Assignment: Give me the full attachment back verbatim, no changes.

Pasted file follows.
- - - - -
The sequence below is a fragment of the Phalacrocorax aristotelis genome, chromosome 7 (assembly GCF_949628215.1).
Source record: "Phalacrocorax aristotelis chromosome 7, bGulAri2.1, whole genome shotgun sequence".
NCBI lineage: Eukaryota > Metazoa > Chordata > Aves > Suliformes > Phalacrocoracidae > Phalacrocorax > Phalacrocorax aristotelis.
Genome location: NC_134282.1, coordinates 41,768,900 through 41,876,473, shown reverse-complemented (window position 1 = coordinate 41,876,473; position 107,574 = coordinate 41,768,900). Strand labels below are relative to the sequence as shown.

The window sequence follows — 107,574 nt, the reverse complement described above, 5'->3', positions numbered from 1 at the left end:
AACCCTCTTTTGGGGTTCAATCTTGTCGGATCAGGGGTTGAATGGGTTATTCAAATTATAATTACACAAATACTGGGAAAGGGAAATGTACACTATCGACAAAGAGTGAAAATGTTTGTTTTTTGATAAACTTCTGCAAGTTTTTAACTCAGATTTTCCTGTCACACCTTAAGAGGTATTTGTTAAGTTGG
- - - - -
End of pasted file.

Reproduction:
The sequence below is a fragment of the Phalacrocorax aristotelis genome, chromosome 7 (assembly GCF_949628215.1).
Source record: "Phalacrocorax aristotelis chromosome 7, bGulAri2.1, whole genome shotgun sequence".
NCBI lineage: Eukaryota > Metazoa > Chordata > Aves > Suliformes > Phalacrocoracidae > Phalacrocorax > Phalacrocorax aristotelis.
Genome location: NC_134282.1, coordinates 41,768,900 through 41,876,473, shown reverse-complemented (window position 1 = coordinate 41,876,473; position 107,574 = coordinate 41,768,900). Strand labels below are relative to the sequence as shown.

The window sequence follows — 107,574 nt, the reverse complement described above, 5'->3', positions numbered from 1 at the left end:
AACCCTCTTTTGGGGTTCAATCTTGTCGGATCAGGGGTTGAATGGGTTATTCAAATTATAATTACACAAATACTGGGAAAGGGAAATGTACACTATCGACAAAGAGTGAAAATGTTTGTTTTTTGATAAACTTCTGCAAGTTTTTAACTCAGATTTTCCTGTCACACCTTAAGAGGTATTTGTTAAGTTGG